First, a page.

Another great feature, if you’re only using the plugin for yourself, is a simple way to delegate to another OpenID service. At the bottom of your user profile (Users menu in the admin, then Your Profile), is the option for OpenID delegation.

OpenID delegation

Here you can choose another OpenID provider to handle authentication, while still using your own domain as your OpenID identifier. This gives you the power to change providers in the future, and appear the same to others. That’s about as open as it gets.

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File Under: Blog Publishing, Events

WordPress Presentations from WordCamPDX

Lorelle, the Fairy BlogmotherWordCamp wrapped up in Portland over the weekend and all signs point to it being a success. Apparently the #wordcampdx hash tag made the front page of Twitter, if that’s any indication. Perhaps a better measure is the huge list of presentation wrap-ups, including slides, notes, videos, and more.

Be sure to check out the 10+ proven plugins. Chris O’Rourke skims off the cream of the crop of WordPress plugins. You can even preview one of the recommended plugins right on the page. The slides are displayed with the Gallery Lightbox plugin.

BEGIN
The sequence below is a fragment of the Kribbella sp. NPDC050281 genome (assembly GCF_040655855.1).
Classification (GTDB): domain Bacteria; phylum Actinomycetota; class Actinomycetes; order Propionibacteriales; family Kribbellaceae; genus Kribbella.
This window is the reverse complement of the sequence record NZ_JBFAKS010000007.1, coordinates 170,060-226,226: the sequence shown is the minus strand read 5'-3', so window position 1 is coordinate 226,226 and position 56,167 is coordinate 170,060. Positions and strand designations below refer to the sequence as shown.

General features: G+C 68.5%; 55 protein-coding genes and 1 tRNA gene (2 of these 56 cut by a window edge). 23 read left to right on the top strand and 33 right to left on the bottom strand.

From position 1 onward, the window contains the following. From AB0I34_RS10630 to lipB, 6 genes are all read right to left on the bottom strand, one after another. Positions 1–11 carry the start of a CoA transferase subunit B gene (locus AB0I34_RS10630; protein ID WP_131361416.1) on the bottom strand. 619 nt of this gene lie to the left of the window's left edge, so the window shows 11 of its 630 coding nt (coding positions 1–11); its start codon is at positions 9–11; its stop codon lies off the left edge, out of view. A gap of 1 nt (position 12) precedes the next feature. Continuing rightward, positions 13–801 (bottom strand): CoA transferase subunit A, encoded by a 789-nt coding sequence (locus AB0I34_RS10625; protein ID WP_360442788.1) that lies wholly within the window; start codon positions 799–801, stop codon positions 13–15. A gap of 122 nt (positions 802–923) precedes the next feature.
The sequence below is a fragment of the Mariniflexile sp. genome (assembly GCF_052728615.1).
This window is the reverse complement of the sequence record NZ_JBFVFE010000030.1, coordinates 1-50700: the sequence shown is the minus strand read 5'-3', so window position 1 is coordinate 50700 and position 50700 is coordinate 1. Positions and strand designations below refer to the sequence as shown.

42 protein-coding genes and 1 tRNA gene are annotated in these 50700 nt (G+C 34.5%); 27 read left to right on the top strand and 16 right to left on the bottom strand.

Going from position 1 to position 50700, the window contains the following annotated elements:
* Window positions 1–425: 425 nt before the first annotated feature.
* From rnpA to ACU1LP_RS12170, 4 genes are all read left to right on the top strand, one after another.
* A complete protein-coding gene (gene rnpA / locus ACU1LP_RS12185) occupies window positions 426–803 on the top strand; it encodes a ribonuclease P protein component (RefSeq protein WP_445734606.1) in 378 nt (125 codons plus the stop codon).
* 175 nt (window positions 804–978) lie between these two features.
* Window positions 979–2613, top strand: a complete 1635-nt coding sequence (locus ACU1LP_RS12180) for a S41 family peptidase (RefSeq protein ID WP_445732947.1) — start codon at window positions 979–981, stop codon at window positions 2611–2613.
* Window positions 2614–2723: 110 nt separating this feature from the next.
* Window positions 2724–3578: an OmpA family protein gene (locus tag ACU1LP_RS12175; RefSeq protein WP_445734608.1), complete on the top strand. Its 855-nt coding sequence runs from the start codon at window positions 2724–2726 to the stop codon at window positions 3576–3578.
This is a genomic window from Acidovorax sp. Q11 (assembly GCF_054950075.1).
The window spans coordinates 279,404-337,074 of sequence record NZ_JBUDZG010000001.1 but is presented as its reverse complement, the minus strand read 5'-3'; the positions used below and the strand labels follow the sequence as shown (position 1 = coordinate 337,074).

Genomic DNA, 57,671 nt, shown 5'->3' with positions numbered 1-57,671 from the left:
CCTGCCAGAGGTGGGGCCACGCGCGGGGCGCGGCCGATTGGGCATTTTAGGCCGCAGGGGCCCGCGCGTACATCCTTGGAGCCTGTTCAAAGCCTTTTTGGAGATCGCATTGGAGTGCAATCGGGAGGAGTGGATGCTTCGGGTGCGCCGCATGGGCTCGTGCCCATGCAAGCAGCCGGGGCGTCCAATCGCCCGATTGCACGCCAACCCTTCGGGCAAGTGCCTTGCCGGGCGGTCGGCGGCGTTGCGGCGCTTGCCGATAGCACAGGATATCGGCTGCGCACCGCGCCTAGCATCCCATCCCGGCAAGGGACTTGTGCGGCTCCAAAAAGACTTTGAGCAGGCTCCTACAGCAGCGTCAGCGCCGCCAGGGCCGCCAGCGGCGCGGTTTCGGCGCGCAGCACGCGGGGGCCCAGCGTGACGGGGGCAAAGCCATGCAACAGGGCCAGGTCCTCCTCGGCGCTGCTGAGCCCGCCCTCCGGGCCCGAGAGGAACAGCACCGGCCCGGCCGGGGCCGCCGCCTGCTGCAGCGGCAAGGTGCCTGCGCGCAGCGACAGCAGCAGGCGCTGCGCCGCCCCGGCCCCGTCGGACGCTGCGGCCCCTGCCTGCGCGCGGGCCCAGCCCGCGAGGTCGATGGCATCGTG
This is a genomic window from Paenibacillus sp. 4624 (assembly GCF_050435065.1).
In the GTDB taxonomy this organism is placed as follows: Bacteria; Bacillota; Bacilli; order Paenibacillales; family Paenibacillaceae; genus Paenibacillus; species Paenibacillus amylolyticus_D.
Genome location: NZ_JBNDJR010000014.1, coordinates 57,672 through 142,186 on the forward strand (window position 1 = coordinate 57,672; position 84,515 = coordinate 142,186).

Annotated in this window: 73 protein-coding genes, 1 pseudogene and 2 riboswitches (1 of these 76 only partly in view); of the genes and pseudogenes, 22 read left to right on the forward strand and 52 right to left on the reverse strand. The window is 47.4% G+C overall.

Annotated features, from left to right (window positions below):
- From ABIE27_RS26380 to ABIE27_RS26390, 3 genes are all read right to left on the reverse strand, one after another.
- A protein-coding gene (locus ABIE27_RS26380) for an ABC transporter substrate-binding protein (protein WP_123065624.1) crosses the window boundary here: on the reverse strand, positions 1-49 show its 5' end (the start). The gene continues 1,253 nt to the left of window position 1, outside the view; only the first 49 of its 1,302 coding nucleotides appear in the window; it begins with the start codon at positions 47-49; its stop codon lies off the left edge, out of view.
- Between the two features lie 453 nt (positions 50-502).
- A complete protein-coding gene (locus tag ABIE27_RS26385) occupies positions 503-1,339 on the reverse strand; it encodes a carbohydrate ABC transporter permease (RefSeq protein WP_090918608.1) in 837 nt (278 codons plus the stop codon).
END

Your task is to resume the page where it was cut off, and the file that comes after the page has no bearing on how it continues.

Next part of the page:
Another one to check out is designing themes with free tools. You may have your development environment all figured out, but you might find something new in Eric Amundson’s talk.

Webmonkey was proud to be a sponsor and I enjoyed tracking its progress online. It looks like it was quite the event. Congrats to the organizers. Next year, we’ll have to go. Maybe you should, too.

[Photo by Rabbi David]

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File Under: Software & Tools

WordPress-Powered Social Network to Arrive Late 2008

During his interview at The Start Conference, WordPress founder Matt Mullenweg announced that BuddyPress will be released before the end of the year. Based on the multi-user version of WordPress, BuddyPress has the features we all expect from a social network: friends, profiles, and tasteless photo galleries.

The same way WordPress lets anyone have a blog, BuddyPress will help anyone create a social network.

As we’ve mentioned before, we’d prefer BuddyPress to reach for some higher goals, like the distributed social network (DiSo) project. Hopefully, this is a step in that direction, making it easier for DiSo to succeed.

Mullenweg first announced the project in March. BuddyPress was created by Andy Peatling, who was hired by Mullenweg’s Automattic after the official BuddyPress announcement. Peatling has apparently been working furiously since.

You don’t actually have to wait to check out BuddyPress. You can download the latest development version. Not that curious? Follow along its roadmap and calendar.

Note: The original headline for this post stated that BuddyPress would be released by December. Mullenweg wrote in to tell us that BuddyPress’s components will be rolled out when they’re ready, with the full platform available around the end of the year (see his comment below).